White House chief of staff Mark Meadows says that he and the administration are optimistic about President Donald Trump being able to return to the White House on Monday following his COVID-19 diagnosis.
Trump spent the weekend at Walter Reed National Military Medical Center where he received treatment for the coronavirus infection.
What are the details of a possible discharge?
Meadows told Fox News Monday morning that the president's health has improved overnight and that Trump is set to go back to a "normal working schedule."
"Spoke to the president this morning," he said. "He continued to improve overnight and is ready to get back to a normal working schedule. [Trump] will meet with his doctors and nurses this morning to make further assessments of his progress."
"We are still optimistic that he will be able to return to the White House later today, with his medical professionals making that determination later today," he added.
Meadows lauded the expertise of the doctors and medical professionals at Walter Reed.
"His treatment has been remarkable," Meadows said. "His strength has been incredible."
Meadows added that Trump is "not only understanding what millions of Americans have had to face as they've come in contact with this disease, but more importantly, the fact that we need to continue work on therapeutics."
The outlet added that Trump has received several doses of Remdisivir, an anti-viral drug, to combat the effects of the coronavirus.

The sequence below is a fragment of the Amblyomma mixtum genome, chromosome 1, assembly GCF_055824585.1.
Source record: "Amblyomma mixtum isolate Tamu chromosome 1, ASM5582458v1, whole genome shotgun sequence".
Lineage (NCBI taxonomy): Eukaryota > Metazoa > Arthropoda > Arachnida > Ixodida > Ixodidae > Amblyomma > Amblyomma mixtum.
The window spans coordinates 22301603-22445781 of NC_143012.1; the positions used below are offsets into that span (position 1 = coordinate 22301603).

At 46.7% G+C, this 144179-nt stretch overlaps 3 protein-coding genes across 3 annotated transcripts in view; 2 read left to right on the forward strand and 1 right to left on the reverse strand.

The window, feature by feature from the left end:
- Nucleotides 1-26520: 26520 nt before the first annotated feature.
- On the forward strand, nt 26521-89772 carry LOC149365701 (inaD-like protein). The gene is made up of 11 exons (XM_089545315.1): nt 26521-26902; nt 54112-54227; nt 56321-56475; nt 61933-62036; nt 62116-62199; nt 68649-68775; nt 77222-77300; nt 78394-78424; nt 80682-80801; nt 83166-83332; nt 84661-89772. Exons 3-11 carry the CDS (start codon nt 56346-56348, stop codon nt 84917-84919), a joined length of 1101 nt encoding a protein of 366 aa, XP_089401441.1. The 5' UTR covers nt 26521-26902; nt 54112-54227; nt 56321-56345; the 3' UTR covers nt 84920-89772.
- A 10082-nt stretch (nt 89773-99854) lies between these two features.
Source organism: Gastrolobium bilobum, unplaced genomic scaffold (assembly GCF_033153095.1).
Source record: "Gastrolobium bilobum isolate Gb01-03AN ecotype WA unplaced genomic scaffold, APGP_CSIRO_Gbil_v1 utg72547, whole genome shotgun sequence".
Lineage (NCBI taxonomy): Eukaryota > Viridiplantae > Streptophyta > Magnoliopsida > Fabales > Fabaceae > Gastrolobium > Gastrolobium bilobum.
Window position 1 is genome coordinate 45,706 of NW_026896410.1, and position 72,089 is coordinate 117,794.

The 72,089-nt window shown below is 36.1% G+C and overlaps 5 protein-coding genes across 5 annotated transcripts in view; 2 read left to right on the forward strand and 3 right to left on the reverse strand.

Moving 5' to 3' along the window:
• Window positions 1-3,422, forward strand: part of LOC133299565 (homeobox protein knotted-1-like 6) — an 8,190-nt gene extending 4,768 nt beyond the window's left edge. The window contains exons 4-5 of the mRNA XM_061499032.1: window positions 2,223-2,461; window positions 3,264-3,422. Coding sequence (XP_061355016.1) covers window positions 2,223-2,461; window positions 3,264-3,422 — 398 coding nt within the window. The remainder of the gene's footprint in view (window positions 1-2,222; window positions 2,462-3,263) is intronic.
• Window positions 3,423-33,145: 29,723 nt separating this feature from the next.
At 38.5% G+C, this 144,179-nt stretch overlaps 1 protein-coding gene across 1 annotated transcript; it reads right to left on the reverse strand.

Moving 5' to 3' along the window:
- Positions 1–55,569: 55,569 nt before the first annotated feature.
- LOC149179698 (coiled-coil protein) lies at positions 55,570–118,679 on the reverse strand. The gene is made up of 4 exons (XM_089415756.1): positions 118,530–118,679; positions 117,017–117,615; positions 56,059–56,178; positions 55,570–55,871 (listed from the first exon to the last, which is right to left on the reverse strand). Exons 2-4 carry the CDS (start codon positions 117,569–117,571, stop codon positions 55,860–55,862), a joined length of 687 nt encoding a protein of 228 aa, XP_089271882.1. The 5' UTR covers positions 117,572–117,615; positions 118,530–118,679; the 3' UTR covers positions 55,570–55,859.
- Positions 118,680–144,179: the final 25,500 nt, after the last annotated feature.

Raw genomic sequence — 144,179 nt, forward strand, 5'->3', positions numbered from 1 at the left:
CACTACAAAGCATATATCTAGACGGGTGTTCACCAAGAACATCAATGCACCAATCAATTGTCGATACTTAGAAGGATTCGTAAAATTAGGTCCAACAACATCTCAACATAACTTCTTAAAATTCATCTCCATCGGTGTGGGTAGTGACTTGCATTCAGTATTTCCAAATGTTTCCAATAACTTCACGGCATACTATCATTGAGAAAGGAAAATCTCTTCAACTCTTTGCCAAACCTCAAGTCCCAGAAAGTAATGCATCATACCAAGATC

What did he say about the outrage following Trump's trip outside?
Meadows ridiculed critics on Monday by pointing out the obvious: "How do they think he got here?"
"We came here on Marine One, the U.S. Secret Service agent that is with him has been with him, and yet we took additional precautions with PPE and others to make sure they were protected," Meadows explained Monday morning. "A number of folks are trying to make a big deal about that when I know myself and Secret Service details are with him everyday and want him to return to the White House as expeditiously as possible."
As TheBlaze reported on Monday, many of Trump's critics castigated the administration for what they said was the president putting people's lives at risk by leaving the medical facility.
"I would hope that if any harm comes to those agents the attorney general of MD will indict Trump for reckless endangerment, assault (yes the virus he gives off count), etc.," the Washington Post's Jennifer Rubin said in a now-viral tweet.
She later added, "The GOP is a death cult. There is only one pro-life party and it's not them."
Despite the criticism, Trump's temporary leave was approved.
"Appropriate precautions were taken in the execution of this movement to protect the President and all those supporting it, including PPE. The movement was cleared by the medical team as safe to do," Judd Deere, deputy White House press secretary, said in a statement following the move.